SIG University Certified Supplier Management Professional (CSMP) program graduate Kaila Flynn shares how to maintain supplier management from a sales perspective and provides a great reminder of how important relationships and the aspects that make relationships successful are in business
Kaila Flynn, Sales Executive, Sourcing Industry Group
SIG University Certified Supplier Management Professional (CSMP) program graduate Andy Peksa shares what he finds as the most important aspects of a supplier relationship and how they may be able to help you in your role.
Andy Peksa, Senior Buyer-Procurement Ops, T. Rowe Price
SIG University Certified Sourcing Professional (CSP) program graduate Patrick Fifer shares how important it is to manage your direct stakeholder relationships in the sourcing world.
Throughout the Certified Sourcing Professional program, stakeholder management was a critical aspect interwoven throughout the lessons. It is the area that I would like to focus on for my blog submission. As a sourcing professional, it is of the utmost importance to manage each of your stakeholder relationships equally to ensure that your categories' sourcing process is maintained appropriately. A consistent approach to managing each of your stakeholder relationships will help to avoid the exclusion of the sourcing professional due to the stakeholder:
Patrick Fifer, Category Procurement Manager, CoStar Group, Inc.
One of the significant advantages of the Sourcing Industry Group (SIG) is that members have unparalleled access to industry insights and expertise through our vast and diverse community of practitioners and thought leaders.
Recently we conducted interviews with two senior procurement executives regarding their innovatively practical approach to dealing with inflation and its impact on supply chains.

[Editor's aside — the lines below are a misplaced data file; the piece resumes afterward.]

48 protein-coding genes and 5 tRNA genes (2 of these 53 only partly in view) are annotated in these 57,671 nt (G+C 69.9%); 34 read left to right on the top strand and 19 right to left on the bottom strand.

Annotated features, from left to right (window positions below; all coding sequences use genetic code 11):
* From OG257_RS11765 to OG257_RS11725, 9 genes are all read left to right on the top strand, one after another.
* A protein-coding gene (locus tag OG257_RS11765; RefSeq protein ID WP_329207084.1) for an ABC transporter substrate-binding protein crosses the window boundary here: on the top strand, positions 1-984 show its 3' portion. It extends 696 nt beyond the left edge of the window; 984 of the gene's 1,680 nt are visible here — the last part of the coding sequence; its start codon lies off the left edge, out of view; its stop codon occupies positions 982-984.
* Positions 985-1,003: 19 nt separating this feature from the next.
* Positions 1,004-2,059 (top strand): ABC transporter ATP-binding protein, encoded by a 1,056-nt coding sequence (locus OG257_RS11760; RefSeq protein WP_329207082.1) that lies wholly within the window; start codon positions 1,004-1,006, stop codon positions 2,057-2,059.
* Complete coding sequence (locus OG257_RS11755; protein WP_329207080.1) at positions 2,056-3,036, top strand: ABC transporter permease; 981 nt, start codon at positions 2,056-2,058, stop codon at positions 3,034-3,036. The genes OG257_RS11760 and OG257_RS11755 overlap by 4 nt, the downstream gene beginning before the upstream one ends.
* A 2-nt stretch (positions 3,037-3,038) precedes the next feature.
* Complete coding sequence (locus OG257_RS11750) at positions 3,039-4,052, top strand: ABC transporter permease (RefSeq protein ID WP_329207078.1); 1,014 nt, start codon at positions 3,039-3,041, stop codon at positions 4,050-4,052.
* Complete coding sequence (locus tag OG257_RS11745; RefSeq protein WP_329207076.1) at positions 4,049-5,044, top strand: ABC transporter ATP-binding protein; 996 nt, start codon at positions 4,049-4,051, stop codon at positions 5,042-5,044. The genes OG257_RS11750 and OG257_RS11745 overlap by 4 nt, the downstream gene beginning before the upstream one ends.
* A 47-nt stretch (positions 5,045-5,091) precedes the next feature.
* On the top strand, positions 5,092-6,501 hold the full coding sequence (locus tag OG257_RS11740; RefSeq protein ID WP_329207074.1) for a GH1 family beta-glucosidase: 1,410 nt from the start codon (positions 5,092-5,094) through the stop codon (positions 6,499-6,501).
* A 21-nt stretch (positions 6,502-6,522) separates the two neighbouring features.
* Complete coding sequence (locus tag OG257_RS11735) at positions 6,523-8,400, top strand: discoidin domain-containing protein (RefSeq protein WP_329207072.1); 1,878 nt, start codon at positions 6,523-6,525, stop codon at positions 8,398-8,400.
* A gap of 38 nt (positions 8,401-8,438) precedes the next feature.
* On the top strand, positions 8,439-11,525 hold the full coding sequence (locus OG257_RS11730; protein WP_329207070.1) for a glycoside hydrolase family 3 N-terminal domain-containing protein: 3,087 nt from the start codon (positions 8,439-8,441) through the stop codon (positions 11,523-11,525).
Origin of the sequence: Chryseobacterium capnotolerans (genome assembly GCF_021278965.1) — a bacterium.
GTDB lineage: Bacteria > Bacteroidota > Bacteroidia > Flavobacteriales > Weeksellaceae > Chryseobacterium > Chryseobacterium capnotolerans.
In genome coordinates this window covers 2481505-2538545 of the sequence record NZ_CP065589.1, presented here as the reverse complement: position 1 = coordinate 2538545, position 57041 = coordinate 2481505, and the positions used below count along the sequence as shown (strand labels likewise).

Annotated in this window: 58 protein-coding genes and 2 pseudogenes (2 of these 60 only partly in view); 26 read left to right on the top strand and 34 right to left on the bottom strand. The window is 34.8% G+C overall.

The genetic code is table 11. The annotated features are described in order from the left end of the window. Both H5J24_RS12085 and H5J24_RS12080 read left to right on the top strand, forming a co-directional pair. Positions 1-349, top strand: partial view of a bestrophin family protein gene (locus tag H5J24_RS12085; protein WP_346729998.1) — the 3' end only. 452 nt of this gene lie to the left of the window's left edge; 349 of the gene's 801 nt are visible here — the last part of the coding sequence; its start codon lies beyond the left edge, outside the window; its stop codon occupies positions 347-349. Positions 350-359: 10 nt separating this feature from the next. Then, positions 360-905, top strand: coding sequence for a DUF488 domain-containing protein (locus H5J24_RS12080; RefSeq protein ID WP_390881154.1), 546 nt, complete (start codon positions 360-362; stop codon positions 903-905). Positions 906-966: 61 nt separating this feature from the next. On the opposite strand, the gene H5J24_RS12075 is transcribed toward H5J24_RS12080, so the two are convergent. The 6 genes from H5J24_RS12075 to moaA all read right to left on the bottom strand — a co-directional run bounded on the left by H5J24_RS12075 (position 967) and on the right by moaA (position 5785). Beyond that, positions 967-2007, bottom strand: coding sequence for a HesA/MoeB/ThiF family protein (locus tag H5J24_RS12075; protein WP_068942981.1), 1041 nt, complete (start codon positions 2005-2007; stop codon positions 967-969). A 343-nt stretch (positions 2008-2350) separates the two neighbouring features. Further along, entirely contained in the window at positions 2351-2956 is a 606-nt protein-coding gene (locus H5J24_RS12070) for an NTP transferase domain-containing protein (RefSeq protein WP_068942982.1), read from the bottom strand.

In the first instance, we talked with Tony Abate - Senior Vice President & Global Chief Procurement Officer at Cigna Express Scripts.
When Cigna closed its $67 billion acquisition of Express Scripts in December 2018 to become what the media called a “$140 billion revenue healthcare colossus,” Tony’s responsibilities expanded considerably.
Responsible for “transforming and integrating two procurement departments into a global, world-class international team, he is accountable for the CIGNA taxonomy research, analysis, and development, including identifying 8000 suppliers with an annual spend of $4.5 billion.
Our second executive is Michael Koontz. Michael is the VP Strategic Sourcing & Business Leader for ATD Sourcing Solutions, whose unique approach to battling inflation we will discuss in a follow-up post.
Creeping Into Supply Chains
Shortly before his interview with SIG, Tony gave a speech to 1500 employees at Cigna on inflation and its impact on supply chains.
A timeless saying is that "life is 10 percent what happens to you, and 90 percent how you react to it."
I was reminded of these words when I recently read the PBS News Hour articleHow the supply chain caused current inflation, and why it might be here to stay.
According to reports, the 6.2 percent increase in prices over last year was unexpected and, therefore, a shocking turn of events to many experts. Even more troubling is that there is a growing belief that higher consumer prices will become the "new normal." In short, while the rate of inflation may nominally fluctuate over the coming months, its fastest rate of increase in "more than three decades" is a trend that will likely continue in the coming years.
I intend to understand the "why" of what is happening and highlight the consequences of the current crisis - including the means and tools at your disposal to deal with it.
Supply Chain Mess
While there is no single reason for the inflation we are experiencing today, it seems that the catch-all reason given by experts is that our supply chains are a mess.
Starting with the "severe shortages of goods and labor in supply chains," pundits point to a dramatic increase in people buying online due to the pandemic as an exacerbating factor.
For example, industry projections that orders would hit 4.7 million packages a day during this recent holiday go well "beyond what the system can possibly absorb or deliver." However, that is just one part of the story, which brings us back to my opening comments about our reaction.
When The Chips Are Down
The strained relationships between buyers and sellers due to inflation are making headlines around the globe.